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Emergency Department Discharge Instructions

Cut with glue or steri strips

Emergency Care Discharge Instructions

Instruction summary

Here are some tips for managing a cut that has been fixed with glue:
  • Do not pick at the glue (this can cause the glue to fall off)
  • Do not apply Polysporin (or any other ointment, such as Vaseline) on the glue
  • Try not to get the glue wet. After 24-48 hours, it is okay if light spray touches the glue when you shower, but do not immerse the area in water.
  • You can put a bandage over the glue. This may be helpful in children, to prevent them from picking at it.

If you have had a cut that has been fixed with Steri-strips, the same rules above apply. However, steri-strips must be kept completely dry. If the strips become wet accidentally, immediately dab them gently with a towel.

For both glue and steri strips, monitor the wound every day for any signs of infection.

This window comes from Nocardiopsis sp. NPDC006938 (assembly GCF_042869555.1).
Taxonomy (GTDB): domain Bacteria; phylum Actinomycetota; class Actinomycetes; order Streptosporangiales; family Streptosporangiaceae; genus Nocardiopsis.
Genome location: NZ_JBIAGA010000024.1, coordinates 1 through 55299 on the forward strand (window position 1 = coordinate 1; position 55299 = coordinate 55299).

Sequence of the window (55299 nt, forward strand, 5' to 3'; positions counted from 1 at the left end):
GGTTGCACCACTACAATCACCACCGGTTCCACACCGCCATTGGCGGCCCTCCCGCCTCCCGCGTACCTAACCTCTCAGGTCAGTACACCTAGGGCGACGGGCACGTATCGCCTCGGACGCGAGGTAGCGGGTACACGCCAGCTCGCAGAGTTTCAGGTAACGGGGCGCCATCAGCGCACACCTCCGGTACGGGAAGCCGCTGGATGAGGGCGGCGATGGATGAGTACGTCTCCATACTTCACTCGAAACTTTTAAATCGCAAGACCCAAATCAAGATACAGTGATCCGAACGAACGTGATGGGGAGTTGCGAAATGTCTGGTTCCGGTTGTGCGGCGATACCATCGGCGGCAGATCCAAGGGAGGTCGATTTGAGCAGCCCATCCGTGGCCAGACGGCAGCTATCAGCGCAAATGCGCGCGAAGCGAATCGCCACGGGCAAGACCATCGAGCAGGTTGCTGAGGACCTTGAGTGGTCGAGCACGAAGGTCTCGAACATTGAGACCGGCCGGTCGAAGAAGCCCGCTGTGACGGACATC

Possible signs of infection include:
  1. Spreading redness
  2. A streak of red going up your arm or leg from the wound
  3. Pus coming out of the wound.

To speed up the healing of the cut keep the area elevated as much as possible, so that gravity can drain the swelling away from the cut. For example, if the cut is on your forearm, keep your arm raised as much as you can (like you are the queen and about to wave at your subjects). If the burn is on your leg, prop your leg up on a chair whenever you are sitting down.

Reasons to return to the ER
  1. Fever (≥38.0 °C or 100.4 °F)
  2. Signs of infection: redness around the wound that is spreading or pus. If you can see your family doctor within a few days, you can see them instead of coming to the ER